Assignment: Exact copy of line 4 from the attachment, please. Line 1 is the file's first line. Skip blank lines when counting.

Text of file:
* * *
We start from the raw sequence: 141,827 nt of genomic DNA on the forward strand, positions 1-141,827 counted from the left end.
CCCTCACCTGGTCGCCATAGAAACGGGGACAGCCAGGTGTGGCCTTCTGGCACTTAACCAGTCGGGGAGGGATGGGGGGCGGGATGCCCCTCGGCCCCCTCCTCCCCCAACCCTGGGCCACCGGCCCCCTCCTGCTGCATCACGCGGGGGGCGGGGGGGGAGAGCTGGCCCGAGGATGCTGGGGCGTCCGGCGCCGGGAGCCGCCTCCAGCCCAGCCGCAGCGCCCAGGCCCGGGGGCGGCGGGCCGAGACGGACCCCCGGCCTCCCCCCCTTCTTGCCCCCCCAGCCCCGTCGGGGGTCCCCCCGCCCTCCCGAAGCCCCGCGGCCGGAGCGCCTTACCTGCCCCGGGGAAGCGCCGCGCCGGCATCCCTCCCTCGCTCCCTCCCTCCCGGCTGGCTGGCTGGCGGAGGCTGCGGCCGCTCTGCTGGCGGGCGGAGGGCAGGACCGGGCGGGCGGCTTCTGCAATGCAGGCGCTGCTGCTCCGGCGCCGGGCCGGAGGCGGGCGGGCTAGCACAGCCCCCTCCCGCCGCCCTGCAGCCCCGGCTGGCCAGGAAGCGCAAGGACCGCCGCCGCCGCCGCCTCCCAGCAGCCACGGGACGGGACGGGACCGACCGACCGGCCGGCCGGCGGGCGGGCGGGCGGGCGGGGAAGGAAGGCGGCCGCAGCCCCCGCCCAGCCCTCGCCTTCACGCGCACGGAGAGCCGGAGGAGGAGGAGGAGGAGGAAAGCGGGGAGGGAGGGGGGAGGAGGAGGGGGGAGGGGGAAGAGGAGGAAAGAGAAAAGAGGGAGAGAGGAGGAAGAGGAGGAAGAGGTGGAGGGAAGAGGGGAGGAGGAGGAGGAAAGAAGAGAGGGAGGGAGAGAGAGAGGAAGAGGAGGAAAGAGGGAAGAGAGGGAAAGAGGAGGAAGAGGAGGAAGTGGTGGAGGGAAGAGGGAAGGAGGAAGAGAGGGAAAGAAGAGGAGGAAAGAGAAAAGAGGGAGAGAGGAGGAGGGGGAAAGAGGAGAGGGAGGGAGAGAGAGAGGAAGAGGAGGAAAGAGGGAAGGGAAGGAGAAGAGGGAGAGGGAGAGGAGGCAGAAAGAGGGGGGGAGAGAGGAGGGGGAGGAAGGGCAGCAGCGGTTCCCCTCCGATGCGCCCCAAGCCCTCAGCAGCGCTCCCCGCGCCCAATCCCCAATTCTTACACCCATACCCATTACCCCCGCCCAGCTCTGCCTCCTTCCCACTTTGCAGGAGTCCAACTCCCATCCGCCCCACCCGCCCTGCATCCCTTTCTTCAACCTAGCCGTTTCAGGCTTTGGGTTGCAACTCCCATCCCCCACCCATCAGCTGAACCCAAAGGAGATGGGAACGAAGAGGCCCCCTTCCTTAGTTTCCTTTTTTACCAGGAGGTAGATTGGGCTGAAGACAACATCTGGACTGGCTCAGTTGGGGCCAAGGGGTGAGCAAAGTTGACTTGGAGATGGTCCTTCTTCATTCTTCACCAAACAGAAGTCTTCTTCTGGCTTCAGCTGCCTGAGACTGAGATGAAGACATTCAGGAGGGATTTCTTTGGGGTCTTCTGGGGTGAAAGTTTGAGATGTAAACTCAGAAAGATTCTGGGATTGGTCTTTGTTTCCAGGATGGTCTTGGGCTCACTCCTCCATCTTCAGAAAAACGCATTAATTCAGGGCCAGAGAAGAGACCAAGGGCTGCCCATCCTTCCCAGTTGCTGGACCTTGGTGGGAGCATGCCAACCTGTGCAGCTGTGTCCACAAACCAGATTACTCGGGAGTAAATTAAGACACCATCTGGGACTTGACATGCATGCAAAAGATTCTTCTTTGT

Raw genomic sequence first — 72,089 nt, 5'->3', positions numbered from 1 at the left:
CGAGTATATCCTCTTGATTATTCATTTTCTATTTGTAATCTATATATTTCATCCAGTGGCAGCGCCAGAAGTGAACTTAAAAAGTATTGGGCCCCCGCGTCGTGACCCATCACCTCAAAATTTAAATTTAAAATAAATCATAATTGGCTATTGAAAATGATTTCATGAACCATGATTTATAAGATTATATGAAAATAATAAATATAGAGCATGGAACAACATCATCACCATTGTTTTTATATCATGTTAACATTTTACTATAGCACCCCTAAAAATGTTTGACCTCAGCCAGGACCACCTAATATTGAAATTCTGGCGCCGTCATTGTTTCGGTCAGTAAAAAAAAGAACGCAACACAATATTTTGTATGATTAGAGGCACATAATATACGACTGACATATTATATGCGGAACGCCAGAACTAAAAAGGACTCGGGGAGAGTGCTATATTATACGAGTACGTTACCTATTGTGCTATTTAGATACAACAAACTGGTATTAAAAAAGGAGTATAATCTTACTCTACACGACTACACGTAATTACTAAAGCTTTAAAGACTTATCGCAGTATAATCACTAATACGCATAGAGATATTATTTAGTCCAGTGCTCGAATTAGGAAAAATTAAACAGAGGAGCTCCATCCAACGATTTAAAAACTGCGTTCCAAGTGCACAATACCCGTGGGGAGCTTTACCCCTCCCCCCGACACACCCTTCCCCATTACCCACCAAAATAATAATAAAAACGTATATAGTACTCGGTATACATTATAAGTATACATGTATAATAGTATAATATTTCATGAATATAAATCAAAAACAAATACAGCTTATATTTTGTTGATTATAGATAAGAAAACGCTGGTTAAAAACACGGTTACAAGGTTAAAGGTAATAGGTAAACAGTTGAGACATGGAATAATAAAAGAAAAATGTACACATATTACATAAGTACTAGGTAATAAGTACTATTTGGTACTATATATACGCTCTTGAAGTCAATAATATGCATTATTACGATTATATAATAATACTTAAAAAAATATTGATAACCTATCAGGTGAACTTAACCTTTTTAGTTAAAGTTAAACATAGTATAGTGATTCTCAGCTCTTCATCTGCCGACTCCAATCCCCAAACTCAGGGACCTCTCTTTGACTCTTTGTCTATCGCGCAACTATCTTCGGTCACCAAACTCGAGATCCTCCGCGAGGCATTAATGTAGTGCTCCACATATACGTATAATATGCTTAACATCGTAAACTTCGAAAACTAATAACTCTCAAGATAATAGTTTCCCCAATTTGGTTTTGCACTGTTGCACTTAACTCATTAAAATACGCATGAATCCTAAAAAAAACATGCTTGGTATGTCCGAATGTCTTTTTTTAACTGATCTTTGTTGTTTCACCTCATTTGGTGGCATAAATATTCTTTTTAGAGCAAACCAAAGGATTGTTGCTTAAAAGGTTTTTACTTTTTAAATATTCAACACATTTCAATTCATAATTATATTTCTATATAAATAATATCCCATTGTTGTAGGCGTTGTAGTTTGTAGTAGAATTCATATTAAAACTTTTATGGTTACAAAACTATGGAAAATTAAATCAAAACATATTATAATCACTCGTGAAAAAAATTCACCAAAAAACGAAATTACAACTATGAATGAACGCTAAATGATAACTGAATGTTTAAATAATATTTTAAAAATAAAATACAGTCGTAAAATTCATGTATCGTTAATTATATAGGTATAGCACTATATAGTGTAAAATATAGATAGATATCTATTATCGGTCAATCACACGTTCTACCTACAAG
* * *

CGAGTATATCCTCTTGATTATTCATTTTCTATTTGTAATCTATATATTTCATCCAGTGGCAGCGCCAGAAGTGAACTTAAAAAGTATTGGGCCCCCGCGTCGTGACCCATCACCTCAAAATTTAAATTTAAAATAAATCATAATTGGCTATTGAAAATGATTTCATGAACCATGATTTATAAGATTATATGAAAATAATAAATATAGAGCATGGAACAACATCATCACCATTGTTTTTATATCATGTTAACATTTTACTATAGCACCCCTAAAAATGTTTGACCTCAGCCAGGACCACCTAATATTGAAATTCTGGCGCCGTCATTGTTTCGGTCAGTAAAAAAAAGAACGCAACACAATATTTTGTATGATTAGAGGCACATAATATACGACTGACATATTATATGCGGAACGCCAGAACTAAAAAGGACTCGGGGAGAGTGCTATATTATACGAGTACGTTACCTATTGTGCTATTTAGATACAACAAACTGGTATTAAAAAAGGAGTATAATCTTACTCTACACGACTACACGTAATTACTAAAGCTTTAAAGACTTATCGCAGTATAATCACTAATACGCATAGAGATATTATTTAGTCCAGTGCTCGAATTAGGAAAAATTAAACAGAGGAGCTCCATCCAACGATTTAAAAACTGCGTTCCAAGTGCACAATACCCGTGGGGAGCTTTACCCCTCCCCCCGACACACCCTTCCCCATTACCCACCAAAATAATAATAAAAACGTATATAGTACTCGGTATACATTATAAGTATACATGTATAATAGTATAATATTTCATGAATATAAATCAAAAACAAATACAGCTTATATTTTGTTGATTATAGATAAGAAAACGCTGGTTAAAAACACGGTTACAAGGTTAAAGGTAATAGGTAAACAGTTGAGACATGGAATAATAAAAGAAAAATGTACACATATTACATAAGTACTAGGTAATAAGTACTATTTGGTACTATATATACGCTCTTGAAGTCAATAATATGCATTATTACGATTATATAATAATACTTAAAAAAATATTGATAACCTATCAGGTGAACTTAACCTTTTTAGTTAAAGTTAAACATAGTATAGTGATTCTCAGCTCTTCATCTGCCGACTCCAATCCCCAAACTCAGGGACCTCTCTTTGACTCTTTGTCTATCGCGCAACTATCTTCGGTCACCAAACTCGAGATCCTCCGCGAGGCATTAATGTAGTGCTCCACATATACGTATAATATGCTTAACATCGTAAACTTCGAAAACTAATAACTCTCAAGATAATAGTTTCCCCAATTTGGTTTTGCACTGTTGCACTTAACTCATTAAAATACGCATGAATCCTAAAAAAAACATGCTTGGTATGTCCGAATGTCTTTTTTTAACTGATCTTTGTTGTTTCACCTCATTTGGTGGCATAAATATTCTTTTTAGAGCAAACCAAAGGATTGTTGCTTAAAAGGTTTTTACTTTTTAAATATTCAACACATTTCAATTCATAATTATATTTCTATATAAATAATATCCCATTGTTGTAGGCGTTGTAGTTTGTAGTAGAATTCATATTAAAACTTTTATGGTTACAAAACTATGGAAAATTAAATCAAAACATATTATAATCACTCGTGAAAAAAATTCACCAAAAAACGAAATTACAACTATGAATGAACGCTAAATGATAACTGAATGTTTAAATAATATTTTAAAAATAAAATACAGTCGTAAAATTCATGTATCGTTAATTATATAGGTATAGCACTATATAGTGTAAAATATAGATAGATATCTATTATCGGTCAATCACACGTTCTACCTACAAG